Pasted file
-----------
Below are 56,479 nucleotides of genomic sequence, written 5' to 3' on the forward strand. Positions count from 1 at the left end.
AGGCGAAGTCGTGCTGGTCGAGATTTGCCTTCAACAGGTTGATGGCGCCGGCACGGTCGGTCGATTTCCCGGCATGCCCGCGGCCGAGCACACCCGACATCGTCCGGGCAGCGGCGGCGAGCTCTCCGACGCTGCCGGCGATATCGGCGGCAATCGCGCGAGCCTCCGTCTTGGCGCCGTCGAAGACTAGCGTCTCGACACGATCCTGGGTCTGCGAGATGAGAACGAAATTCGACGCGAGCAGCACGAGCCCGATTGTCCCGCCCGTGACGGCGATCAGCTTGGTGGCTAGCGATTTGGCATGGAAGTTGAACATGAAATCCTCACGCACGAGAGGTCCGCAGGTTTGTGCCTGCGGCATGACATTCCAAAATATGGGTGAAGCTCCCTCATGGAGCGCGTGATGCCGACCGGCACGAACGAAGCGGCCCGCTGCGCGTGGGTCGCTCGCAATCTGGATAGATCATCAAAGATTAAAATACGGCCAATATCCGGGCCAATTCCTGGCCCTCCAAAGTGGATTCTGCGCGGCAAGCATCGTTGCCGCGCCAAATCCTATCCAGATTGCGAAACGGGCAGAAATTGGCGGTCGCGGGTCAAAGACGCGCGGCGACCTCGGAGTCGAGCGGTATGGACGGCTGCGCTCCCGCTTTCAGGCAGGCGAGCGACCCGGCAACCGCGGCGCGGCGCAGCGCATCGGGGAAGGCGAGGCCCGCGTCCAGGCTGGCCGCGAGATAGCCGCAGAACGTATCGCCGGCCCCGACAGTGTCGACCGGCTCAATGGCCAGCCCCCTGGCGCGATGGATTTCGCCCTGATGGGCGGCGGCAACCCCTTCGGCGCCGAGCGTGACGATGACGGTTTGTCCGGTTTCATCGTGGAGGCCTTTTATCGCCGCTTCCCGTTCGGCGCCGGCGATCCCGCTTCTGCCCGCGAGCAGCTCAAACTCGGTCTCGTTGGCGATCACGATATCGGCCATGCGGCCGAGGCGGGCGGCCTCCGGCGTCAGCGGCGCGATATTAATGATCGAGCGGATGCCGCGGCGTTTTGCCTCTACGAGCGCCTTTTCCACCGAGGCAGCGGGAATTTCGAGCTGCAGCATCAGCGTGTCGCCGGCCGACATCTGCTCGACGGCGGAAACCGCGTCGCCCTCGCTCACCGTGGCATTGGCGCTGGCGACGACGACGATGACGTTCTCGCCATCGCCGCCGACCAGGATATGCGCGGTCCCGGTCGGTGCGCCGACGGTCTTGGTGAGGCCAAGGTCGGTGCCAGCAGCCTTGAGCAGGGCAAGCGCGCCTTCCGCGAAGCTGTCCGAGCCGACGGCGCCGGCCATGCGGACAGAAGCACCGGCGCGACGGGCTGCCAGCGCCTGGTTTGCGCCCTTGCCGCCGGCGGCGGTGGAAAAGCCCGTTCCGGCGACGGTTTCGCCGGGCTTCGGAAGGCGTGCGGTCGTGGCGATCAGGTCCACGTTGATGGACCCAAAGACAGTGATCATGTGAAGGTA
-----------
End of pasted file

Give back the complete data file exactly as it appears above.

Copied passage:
Below are 56,479 nucleotides of genomic sequence, written 5' to 3' on the forward strand. Positions count from 1 at the left end.
AGGCGAAGTCGTGCTGGTCGAGATTTGCCTTCAACAGGTTGATGGCGCCGGCACGGTCGGTCGATTTCCCGGCATGCCCGCGGCCGAGCACACCCGACATCGTCCGGGCAGCGGCGGCGAGCTCTCCGACGCTGCCGGCGATATCGGCGGCAATCGCGCGAGCCTCCGTCTTGGCGCCGTCGAAGACTAGCGTCTCGACACGATCCTGGGTCTGCGAGATGAGAACGAAATTCGACGCGAGCAGCACGAGCCCGATTGTCCCGCCCGTGACGGCGATCAGCTTGGTGGCTAGCGATTTGGCATGGAAGTTGAACATGAAATCCTCACGCACGAGAGGTCCGCAGGTTTGTGCCTGCGGCATGACATTCCAAAATATGGGTGAAGCTCCCTCATGGAGCGCGTGATGCCGACCGGCACGAACGAAGCGGCCCGCTGCGCGTGGGTCGCTCGCAATCTGGATAGATCATCAAAGATTAAAATACGGCCAATATCCGGGCCAATTCCTGGCCCTCCAAAGTGGATTCTGCGCGGCAAGCATCGTTGCCGCGCCAAATCCTATCCAGATTGCGAAACGGGCAGAAATTGGCGGTCGCGGGTCAAAGACGCGCGGCGACCTCGGAGTCGAGCGGTATGGACGGCTGCGCTCCCGCTTTCAGGCAGGCGAGCGACCCGGCAACCGCGGCGCGGCGCAGCGCATCGGGGAAGGCGAGGCCCGCGTCCAGGCTGGCCGCGAGATAGCCGCAGAACGTATCGCCGGCCCCGACAGTGTCGACCGGCTCAATGGCCAGCCCCCTGGCGCGATGGATTTCGCCCTGATGGGCGGCGGCAACCCCTTCGGCGCCGAGCGTGACGATGACGGTTTGTCCGGTTTCATCGTGGAGGCCTTTTATCGCCGCTTCCCGTTCGGCGCCGGCGATCCCGCTTCTGCCCGCGAGCAGCTCAAACTCGGTCTCGTTGGCGATCACGATATCGGCCATGCGGCCGAGGCGGGCGGCCTCCGGCGTCAGCGGCGCGATATTAATGATCGAGCGGATGCCGCGGCGTTTTGCCTCTACGAGCGCCTTTTCCACCGAGGCAGCGGGAATTTCGAGCTGCAGCATCAGCGTGTCGCCGGCCGACATCTGCTCGACGGCGGAAACCGCGTCGCCCTCGCTCACCGTGGCATTGGCGCTGGCGACGACGACGATGACGTTCTCGCCATCGCCGCCGACCAGGATATGCGCGGTCCCGGTCGGTGCGCCGACGGTCTTGGTGAGGCCAAGGTCGGTGCCAGCAGCCTTGAGCAGGGCAAGCGCGCCTTCCGCGAAGCTGTCCGAGCCGACGGCGCCGGCCATGCGGACAGAAGCACCGGCGCGACGGGCTGCCAGCGCCTGGTTTGCGCCCTTGCCGCCGGCGGCGGTGGAAAAGCCCGTTCCGGCGACGGTTTCGCCGGGCTTCGGAAGGCGTGCGGTCGTGGCGATCAGGTCCACGTTGATGGACCCAAAGACAGTGATCATGTGAAGGTA